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Creative Place-Making on the Hudson: La Retoire “Sediments” Canoe Journey + Lewis Pugh Swim

September 2, 2023 @ 11:00 am 11:30 am EDT

Where: Ingalls Avenue Boat Launch, 1 Ingalls Avenue, Troy, NY

Join the Sanctuary and Riverkeeper at Ingalls Avenue Boat Launch in North Troy to celebrate creative engagement with the Hudson River.

Le Ratoire is creating a film project entitled “Sediments”. On September 2nd, join us at 11:00-11:30 am as they depart from the Ingalls Avenue boat launch in North Troy with their canoes to travel south along the Hudson River to New York City. The artists will be traveling by canoe and will use foraged plants to process the film documentation of their trip. Le Ratoire will return in 2024 to lead a plant-based filmmaking workshop with us. Come celebrate the beginning of their river-based creative place-making journey!

12:00 pm August 31st

The Lewis Pugh Foundation will join us on 8/31 at noon for a press event marking Pugh’s Hudson River Swim as he passes through the Capital Region. Members of the Sanctuary’s Water Justice Lab, NATURE Lab, and Eco-Art Trail projects are excited to commemorate this river-based journey!

More about the two projects:

On August 13 2023, Lewis Pugh began his 315-mile (507-km) swim down the Hudson River, from its source to its end at New York City. He is doing this to highlight the critical role rivers play in a habitable planet. Lewis will explore the interconnectedness of rivers and oceans, and stress the urgent need to restore, protect and respect them. “If we want healthy oceans we also need healthy rivers — it’s that simple.”

The end of the swim will coincide with the UN General Assembly WeekClimate Week NYC 2023, and the UN Secretary General’s Climate Ambition Summit. Learn more on the Lewis Pugh Foundation website.

Le Ratoire is a filmmaking collective composed of Léa Lanoë, Pierre Borel (Labo L’argent,Marseille, France), Katherine Bauer, Joyce Lainé, and Loïc Verdillon (Atelier MTK, Grenoble, France). Since 2019, they have elaborated a methodology for collective filmmaking wherein each film is defined by a particular set of parameters; both technical and, especially, situational. Sometimes referring to their practice as “action-filming”, the members of le Ratoire meet to create all aspects and stages of the film in a single go, from filming, processing, and printing to the final edit. The name “Le Ratoire” refers to the verb in french, rater, that means “to miss, fail, or flunk” and laboratoire, indicating the analog hand-made laboratory practices that each film is made with.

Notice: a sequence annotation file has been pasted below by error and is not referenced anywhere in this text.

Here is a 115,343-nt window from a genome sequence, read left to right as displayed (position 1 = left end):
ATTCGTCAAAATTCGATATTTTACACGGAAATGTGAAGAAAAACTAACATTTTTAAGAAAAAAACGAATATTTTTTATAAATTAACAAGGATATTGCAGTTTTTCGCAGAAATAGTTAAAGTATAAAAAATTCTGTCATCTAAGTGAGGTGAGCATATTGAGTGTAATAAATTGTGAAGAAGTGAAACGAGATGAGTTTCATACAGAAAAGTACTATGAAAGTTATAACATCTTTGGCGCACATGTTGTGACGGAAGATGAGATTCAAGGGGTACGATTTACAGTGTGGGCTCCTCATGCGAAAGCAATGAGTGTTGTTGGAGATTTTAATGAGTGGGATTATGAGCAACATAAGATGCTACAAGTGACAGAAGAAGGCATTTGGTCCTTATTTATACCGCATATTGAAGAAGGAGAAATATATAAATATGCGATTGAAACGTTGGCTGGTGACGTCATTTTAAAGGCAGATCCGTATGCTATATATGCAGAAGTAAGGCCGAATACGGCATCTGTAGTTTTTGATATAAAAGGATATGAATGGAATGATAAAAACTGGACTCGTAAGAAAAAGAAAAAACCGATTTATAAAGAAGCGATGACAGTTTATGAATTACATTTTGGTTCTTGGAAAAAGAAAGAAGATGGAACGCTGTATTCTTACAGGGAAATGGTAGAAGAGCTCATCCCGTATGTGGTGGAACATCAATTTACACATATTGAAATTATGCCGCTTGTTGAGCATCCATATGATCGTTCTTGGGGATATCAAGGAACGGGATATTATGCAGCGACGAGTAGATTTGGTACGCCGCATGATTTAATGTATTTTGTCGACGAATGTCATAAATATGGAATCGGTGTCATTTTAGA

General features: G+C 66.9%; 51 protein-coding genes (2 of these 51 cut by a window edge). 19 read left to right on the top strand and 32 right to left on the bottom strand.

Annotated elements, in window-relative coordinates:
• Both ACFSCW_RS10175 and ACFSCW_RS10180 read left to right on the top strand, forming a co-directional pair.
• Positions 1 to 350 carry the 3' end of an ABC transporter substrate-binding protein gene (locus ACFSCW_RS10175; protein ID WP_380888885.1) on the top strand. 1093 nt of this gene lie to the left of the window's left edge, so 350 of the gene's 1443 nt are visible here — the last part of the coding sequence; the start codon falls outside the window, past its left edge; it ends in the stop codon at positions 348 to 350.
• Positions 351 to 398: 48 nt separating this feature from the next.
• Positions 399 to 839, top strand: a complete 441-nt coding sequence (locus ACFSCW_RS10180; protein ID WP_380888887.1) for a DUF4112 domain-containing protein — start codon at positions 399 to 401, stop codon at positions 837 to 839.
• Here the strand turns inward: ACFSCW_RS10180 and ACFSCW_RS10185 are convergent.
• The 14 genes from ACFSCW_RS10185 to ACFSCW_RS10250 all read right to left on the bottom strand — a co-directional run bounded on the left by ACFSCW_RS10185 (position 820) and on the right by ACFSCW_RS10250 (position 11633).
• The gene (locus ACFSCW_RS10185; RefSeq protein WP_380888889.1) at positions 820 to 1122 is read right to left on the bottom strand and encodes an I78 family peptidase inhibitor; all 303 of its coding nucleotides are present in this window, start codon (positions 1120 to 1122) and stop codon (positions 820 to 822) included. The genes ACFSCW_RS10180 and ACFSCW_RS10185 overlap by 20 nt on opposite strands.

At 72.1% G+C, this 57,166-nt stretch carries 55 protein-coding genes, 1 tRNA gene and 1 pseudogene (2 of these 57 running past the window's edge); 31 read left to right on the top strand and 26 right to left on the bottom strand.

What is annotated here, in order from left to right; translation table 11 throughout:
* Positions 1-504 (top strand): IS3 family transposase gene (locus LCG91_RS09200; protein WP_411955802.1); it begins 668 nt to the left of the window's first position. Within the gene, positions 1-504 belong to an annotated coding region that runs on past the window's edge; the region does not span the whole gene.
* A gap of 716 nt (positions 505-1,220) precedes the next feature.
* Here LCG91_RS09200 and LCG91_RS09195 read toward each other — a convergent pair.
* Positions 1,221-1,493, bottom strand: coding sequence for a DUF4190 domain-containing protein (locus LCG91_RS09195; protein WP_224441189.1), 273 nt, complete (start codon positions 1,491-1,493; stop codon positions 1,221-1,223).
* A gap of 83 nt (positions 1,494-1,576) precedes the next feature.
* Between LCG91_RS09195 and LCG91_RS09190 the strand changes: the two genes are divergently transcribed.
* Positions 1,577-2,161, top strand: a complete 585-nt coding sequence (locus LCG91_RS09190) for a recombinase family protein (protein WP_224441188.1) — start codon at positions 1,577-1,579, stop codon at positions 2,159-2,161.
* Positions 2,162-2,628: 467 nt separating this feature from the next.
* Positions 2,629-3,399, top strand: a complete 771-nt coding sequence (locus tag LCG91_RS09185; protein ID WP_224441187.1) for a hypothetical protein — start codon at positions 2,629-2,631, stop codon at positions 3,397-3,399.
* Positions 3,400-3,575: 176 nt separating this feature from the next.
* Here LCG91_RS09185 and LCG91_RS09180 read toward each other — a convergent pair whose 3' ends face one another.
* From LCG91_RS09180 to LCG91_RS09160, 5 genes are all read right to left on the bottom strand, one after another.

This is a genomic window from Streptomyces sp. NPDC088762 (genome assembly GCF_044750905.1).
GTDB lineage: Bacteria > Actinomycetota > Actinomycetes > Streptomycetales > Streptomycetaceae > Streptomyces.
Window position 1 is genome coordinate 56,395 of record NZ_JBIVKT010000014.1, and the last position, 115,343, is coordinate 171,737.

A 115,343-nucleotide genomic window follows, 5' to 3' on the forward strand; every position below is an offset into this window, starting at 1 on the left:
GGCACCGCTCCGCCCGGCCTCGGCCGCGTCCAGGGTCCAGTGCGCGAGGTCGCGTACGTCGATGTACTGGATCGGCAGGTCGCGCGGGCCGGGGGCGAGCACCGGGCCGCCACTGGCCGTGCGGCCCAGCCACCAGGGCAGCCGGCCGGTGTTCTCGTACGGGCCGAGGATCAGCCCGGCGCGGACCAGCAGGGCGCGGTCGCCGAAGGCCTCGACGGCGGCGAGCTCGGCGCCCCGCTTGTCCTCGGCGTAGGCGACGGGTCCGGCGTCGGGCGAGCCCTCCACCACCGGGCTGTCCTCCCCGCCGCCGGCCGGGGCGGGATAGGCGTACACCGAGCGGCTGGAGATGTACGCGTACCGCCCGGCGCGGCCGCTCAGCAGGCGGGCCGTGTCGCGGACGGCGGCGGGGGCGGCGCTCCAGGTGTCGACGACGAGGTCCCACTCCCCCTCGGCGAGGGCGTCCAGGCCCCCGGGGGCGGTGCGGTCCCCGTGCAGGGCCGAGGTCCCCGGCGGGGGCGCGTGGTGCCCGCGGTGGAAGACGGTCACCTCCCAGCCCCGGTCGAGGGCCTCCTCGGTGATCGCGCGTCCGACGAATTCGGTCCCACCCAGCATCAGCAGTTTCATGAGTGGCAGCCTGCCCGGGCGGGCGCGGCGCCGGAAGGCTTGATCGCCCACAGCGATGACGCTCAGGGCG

“Sediments” is a film conversation of “The River that flows both ways” or Muhheakantuck in Machican (The Hudson River) made from the water and plants with those who live along her shores. They will canoe down the river’s tidal estuary from the Federal Dam in Troy to the mouth of the ocean in NYC. This portion is a unique body of brackish waters with four tides per day, influenced by the ocean. They plan their travels to go with the ebb and flow. Camping along her shores for roughly 3 weeks and filming in 16mm, they will process during the journey with a non-toxic developer made only with plants, wood ash, and sea salt. They will also record sounds and conduct interviews with local people, and give free workshops and screenings along the river. They will harvest the commonly referred to invasive plants, as they are too plentiful and choking out other plant diversity. This can also raise awareness about the different plants existing along the river. They hope that these interactions create a two-way flowing dialogue about life along the river; the flora and fauna as well as the inhabitants of towns, estates and industries; their buildings both abandoned and active.